PCs for sim racing
Sim racing is enjoying a surge in popularity, and while you do need to spend some money on equipment, it’s a fraction of the cost of real racing. And the crashes are easier to deal with. At the heart of your setup, you’ll be looking for the best racing wheel and the best gaming desktop PC.
Best overall: HP OMEN 30L
Source: Daniel Rubino / Windows Central
HP’s OMEN 30L is more compact than its predecessors but still powerful and ultra-impressive. In an era where building your PC is so common, many manufacturers are trying to think outside the box with their desktop rigs. However, HP just grabbed the box, made it look like the sort of PC you might put together yourself, then proceeded to stuff it with LED lighting and all the hardware you can shake a stick at.
On the one hand, you might say the design is a little uninspiring, but to the PC gamer, this is a machine where function is the primary concern, and ease of access is paramount. You simply pull the glass side panel off, and you have free access to all internal components, all of which can be upgraded over time.
The OMEN 30L boasts the high end of the NVIDIA RTX GPU lineup with the new RTX 3080 as the top-end solution, CPUs from Intel’s 10th Gen desktop lineup, DDR4 RAM from HyperX, SSD storage, and Intel’s Optane memory if you wish. Literally, everything is replaceable, including the case fans, and the bottom line is that this is a PC any enthusiast would be happy with. HP did the work for you, though.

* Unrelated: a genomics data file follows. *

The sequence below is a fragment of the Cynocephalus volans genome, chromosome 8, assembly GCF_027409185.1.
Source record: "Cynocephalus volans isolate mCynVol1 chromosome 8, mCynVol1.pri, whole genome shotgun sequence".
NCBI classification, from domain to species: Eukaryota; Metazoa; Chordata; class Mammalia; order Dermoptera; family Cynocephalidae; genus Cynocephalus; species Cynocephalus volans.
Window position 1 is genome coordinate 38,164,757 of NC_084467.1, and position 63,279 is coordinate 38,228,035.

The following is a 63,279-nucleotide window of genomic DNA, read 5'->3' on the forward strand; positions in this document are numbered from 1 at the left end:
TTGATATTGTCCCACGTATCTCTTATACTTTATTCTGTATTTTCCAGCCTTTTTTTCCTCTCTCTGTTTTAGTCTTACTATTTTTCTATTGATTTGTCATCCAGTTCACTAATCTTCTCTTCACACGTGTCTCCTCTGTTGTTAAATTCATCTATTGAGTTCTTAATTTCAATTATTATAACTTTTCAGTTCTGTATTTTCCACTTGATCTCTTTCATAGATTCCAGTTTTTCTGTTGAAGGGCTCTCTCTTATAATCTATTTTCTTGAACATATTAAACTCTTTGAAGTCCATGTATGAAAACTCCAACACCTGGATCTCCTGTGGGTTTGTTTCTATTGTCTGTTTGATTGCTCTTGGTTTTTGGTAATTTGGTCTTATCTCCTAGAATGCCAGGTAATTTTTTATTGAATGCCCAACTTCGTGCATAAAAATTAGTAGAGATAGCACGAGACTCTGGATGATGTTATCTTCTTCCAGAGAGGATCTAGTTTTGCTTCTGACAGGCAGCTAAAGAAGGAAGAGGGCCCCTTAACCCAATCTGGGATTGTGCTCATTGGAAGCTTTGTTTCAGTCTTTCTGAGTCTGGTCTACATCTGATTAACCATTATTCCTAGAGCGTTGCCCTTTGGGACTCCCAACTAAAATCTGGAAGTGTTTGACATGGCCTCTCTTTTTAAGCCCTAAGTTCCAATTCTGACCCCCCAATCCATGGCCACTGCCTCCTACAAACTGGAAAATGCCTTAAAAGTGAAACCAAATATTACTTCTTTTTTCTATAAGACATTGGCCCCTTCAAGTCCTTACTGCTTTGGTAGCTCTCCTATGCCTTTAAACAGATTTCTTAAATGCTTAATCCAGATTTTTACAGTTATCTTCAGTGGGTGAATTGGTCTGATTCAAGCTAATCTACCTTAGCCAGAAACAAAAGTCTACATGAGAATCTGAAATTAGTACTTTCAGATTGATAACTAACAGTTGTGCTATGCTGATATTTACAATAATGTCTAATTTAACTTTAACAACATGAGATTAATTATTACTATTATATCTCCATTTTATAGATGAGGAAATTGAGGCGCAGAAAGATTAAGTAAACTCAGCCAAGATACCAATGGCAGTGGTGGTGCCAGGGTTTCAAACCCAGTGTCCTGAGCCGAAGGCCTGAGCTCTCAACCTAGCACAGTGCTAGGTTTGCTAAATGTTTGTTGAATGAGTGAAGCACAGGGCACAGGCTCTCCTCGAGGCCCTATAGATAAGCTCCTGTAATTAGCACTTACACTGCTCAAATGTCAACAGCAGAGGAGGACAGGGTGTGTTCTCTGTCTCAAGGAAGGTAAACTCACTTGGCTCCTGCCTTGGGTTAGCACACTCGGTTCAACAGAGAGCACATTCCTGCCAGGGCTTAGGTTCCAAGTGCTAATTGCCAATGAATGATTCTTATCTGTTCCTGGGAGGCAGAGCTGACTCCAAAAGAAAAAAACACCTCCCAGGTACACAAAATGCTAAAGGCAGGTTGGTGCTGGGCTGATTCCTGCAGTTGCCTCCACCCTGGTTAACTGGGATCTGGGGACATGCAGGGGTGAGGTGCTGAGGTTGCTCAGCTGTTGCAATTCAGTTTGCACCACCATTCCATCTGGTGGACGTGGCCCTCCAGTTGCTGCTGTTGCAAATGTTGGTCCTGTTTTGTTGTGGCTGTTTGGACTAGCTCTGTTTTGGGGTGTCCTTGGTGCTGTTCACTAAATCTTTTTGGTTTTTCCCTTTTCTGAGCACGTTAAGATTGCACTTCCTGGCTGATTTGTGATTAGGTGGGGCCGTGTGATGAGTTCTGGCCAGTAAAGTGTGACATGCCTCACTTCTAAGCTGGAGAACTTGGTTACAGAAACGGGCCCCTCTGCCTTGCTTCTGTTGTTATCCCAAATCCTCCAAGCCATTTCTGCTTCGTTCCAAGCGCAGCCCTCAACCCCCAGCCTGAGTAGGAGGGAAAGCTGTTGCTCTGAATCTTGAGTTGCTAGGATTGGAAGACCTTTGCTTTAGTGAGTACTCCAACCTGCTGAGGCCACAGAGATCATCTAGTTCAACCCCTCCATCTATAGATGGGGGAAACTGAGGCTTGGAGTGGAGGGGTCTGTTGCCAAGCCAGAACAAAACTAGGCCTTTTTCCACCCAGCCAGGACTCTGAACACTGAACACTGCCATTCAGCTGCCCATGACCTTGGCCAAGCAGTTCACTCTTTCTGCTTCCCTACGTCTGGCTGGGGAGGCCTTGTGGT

- User upgradeable
- Straightforward design
- Affordable entry model
- A little noisy
- Lackluster cabling
Runner-up: Alienware Aurora R12
Dell’s Alienware Aurora R12 is a fantastic PC for sim racing. Whether you want to run in VR, on a single monitor, a massive ultrawide, or with triples, the Aurora R12 can be kitted out to deliver high-quality graphics and high frame rates. What also helps set it apart is that it’s fairly compact considering how much is inside.